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Garbo Laughs

by Elizabeth Hay

Garbo Laughs draws us right into old Ottawa South and onto the Gold family’s front porch. It is fitted out, like a ship, with every necessity of summer life – hammocks, workbench, outdoor faucet, library books. Harriet and Lew Gold are there with their kids, Jane and Kenny. A friend drops by. They talk, affectionately, wittily, knowingly, about old movies.

Read for pleasure, Elizabeth Hay’s second novel is entertaining on many levels, simple and complex. Read for purposes of critique, it is maddeningly slippery. Hay begins with an epigraph by movie critic Pauline Kael: “We will never know the extent of the damage movies are doing to us.” But it would be a mistake to view Garbo Laughs as a cautionary tale about watching too many movies – Kael loved film, after all – or about the erosion of Canadian culture by American media. And surely it is our obsessions that make us interesting. They certainly make Hay’s characters so.

Harriet Gold is obsessed with old movies. Nervous, thin-skinned, and inexplicably sad, she often finds the real world excruciating. Film is her distraction, her anaesthetic. Cary Grant, Frank Sinatra, Greta Garbo, and Audrey Hepburn dominate her waking hours – which, as she is an insomniac, is a lot of time. Movies are also a lingua franca with which she communicates with her kids, her friend Dinah, and the world.

Highly selective, she favours the classics and won’t let her kids watch what other kids watch – no Hulk for them, and television doesn’t even come into it. This puts them totally out of step with their peers, yet it binds together mother, son, and daughter.

Only Lew is left out, baffled and somewhat concerned. He is a heritage architect whose work takes him to many countries; his wife rarely goes further than the corner store. Anguishing over Buster Keaton shoved aside by a mugging Charlie Chaplin, she hardly notices that her husband and her best friend are falling in love.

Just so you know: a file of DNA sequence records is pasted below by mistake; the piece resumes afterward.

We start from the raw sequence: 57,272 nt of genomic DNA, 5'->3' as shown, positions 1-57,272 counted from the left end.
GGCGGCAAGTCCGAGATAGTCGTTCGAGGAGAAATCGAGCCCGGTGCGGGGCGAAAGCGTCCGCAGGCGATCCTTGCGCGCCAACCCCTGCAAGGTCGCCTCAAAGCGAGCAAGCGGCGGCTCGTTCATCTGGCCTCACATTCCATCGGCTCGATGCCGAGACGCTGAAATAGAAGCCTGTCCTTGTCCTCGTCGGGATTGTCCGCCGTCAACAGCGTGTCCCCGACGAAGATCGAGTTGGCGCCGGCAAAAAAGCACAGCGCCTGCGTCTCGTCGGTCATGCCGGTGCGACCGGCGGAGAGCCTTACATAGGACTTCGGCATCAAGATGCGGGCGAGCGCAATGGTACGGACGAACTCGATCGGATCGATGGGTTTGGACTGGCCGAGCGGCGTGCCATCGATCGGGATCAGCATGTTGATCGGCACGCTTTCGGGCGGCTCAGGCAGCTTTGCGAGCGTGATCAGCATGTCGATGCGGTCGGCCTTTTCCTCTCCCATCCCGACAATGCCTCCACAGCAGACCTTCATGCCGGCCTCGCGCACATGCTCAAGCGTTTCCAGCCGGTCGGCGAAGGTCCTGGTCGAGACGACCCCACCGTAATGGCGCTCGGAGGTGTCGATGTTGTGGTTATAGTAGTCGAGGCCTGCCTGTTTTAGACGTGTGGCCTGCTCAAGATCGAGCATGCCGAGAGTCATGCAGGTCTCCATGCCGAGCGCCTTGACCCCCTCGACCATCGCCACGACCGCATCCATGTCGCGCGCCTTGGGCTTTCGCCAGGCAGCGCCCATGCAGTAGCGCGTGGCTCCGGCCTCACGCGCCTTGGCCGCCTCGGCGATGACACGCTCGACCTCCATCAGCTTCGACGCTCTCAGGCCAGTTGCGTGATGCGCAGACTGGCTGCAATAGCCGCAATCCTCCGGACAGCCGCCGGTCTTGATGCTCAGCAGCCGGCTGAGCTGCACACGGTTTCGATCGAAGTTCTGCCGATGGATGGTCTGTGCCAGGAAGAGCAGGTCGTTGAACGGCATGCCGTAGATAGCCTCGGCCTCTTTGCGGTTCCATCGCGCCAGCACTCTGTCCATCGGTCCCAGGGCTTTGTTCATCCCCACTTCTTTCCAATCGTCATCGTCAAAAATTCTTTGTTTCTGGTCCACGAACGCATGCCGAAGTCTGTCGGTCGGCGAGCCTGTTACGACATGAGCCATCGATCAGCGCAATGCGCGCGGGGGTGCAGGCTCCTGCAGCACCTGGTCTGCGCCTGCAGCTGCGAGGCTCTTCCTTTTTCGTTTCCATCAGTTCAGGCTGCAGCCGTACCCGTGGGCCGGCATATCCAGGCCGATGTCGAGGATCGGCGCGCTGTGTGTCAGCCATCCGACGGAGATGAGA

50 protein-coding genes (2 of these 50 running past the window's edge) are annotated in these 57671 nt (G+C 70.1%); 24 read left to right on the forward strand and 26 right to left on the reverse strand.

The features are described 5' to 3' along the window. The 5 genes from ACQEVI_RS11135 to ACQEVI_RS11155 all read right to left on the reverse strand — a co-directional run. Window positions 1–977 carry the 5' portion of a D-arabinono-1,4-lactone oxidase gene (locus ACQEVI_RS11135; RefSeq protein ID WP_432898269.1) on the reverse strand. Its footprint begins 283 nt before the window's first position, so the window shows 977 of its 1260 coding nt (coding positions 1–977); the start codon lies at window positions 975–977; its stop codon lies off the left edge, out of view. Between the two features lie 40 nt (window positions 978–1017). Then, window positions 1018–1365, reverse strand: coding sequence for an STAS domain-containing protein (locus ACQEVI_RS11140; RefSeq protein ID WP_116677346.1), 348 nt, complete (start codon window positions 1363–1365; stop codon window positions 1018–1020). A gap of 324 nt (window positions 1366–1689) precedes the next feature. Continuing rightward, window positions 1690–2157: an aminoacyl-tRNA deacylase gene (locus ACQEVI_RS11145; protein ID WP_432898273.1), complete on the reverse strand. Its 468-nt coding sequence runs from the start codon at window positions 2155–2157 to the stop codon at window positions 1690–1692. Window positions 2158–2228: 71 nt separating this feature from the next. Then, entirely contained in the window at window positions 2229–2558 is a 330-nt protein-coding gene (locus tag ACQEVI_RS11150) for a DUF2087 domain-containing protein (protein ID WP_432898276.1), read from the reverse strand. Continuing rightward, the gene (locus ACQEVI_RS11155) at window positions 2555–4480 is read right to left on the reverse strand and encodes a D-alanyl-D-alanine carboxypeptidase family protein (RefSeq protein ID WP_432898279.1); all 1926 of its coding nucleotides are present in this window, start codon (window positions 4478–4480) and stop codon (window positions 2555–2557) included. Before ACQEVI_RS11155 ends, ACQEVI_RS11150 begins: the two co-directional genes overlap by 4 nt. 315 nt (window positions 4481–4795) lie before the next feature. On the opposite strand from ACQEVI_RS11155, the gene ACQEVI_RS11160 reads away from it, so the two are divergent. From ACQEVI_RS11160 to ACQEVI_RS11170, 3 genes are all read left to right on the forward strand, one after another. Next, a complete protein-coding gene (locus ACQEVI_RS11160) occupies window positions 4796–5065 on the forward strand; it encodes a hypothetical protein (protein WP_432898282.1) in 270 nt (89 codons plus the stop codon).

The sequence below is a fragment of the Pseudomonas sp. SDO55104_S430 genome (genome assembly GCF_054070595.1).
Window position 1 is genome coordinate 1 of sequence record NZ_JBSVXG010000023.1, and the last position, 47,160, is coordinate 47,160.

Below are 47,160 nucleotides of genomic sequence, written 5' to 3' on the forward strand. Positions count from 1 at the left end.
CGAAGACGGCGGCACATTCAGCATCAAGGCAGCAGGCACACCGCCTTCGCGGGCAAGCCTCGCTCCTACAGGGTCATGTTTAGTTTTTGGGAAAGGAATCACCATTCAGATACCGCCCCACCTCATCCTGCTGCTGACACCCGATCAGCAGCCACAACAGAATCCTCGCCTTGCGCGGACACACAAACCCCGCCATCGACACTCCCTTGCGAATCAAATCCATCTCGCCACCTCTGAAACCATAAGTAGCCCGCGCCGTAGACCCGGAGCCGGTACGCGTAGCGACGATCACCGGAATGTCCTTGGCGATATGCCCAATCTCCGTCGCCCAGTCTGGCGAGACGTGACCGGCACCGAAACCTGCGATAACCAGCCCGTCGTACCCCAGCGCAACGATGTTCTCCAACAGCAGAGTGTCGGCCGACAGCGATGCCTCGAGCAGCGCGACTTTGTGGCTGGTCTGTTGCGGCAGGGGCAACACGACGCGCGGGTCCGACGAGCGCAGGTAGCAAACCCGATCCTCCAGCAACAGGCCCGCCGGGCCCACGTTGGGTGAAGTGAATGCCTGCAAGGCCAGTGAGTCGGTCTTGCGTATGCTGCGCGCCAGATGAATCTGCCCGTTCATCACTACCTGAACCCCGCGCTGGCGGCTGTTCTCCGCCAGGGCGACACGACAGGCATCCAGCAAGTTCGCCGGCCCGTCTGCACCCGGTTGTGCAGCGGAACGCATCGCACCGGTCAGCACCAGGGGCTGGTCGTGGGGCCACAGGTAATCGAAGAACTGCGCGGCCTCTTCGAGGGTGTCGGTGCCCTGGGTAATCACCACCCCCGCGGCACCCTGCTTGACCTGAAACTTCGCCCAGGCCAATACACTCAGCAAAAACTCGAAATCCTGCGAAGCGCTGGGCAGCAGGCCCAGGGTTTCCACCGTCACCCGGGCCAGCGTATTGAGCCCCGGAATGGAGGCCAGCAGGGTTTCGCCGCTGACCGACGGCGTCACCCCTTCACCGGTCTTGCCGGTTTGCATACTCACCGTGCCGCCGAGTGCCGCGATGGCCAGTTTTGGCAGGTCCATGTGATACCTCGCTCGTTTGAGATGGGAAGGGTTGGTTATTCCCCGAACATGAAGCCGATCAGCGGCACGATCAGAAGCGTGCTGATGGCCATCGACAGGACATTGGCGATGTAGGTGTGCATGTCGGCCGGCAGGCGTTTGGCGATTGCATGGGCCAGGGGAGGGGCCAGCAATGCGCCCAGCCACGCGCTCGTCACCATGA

This is Hay’s sixth book, following on from Small Changes, which was nominated for both the Governor General’s and Trillium awards, and A Student of Weather, nominated for the Giller Prize. Her writing is sophisticated and intelligent, fresh and endlessly inventive. An elderly neighbour lies on his back in his garden, “looking up the skirts of the world when it was young.” Two goldfinches fly headlong into a window, “the dumb blondes of the bird world.” Hay takes risks with narrative form, using a qualified omniscience, cutting like Hitchcock from Harriet to Lew and to Dinah, Kenny, and one neighbour or another.

The shifts of consciousness don’t jolt, for the unifying focus remains very much Harriet’s – quirky, edgy. The dialogue is absolutely convincing, the characterization sure-handed. The Golds are so solid and nuanced you can almost touch them. You can smell Kenny’s hair.

Two external forces push the plot along: the simultaneous arrival of Harriet’s monstrous Aunt Leah (in the company of her stepson, Jack) and the Great Ice Storm of 1998. Yet both aunt and storm turn out to be somewhat less fearsome than they are cracked up to be. Harriet is clearly a match for her bullying, egocentric aunt, and she dodges Jack’s predatory advances.

Despite the terrible shattering of ice-laden trees, “the sound of the loss of shade,” the storm actually draws the community closer together. Then a tree flattens an elderly neighbour, but after the initial shock, his loss is absorbed with surprising detachment. The real grief is felt when his sons fill dumpsters with the remains of their father’s life, including the filing cabinets containing his unfinished book. Curiously, the loss of a life is less tragic than the loss of the text of that life.

Garbo Laughs is about neighbourhood, romance, obsession, death, and the movies – but surely it is also about writing. Just about everyone in it, in fact, is working on a book. Harriet, though she is at the moment writing nothing but unmailed letters to Pauline Kael, has published a novel.

Writing, like a good movie, crystallizes meaning, sharpening and translating life, giving form to the shapelessness of the real. But for a writer, is there a danger that life can become secondary to the recording of it, reduced to raw material for the text, all grist for the mill? If writers downed tools and went off to work in Central America, would they be better for it and the world a better place? If Harriet got out more and watched less, would she have held onto her health?

Maybe. But Garbo Laughs doesn’t make the reader want to rush out to Mountain Equipment Co-op to gear up for the outdoors. This rich, lovely novel makes us think about the ambivalences and contradictions of relationships and the patience of love, and see in a new way the shape of a fern frond. It also makes us want to reread Jane Austen and to find out whether the video store has a copy of Rear Window or Singing in the Rain.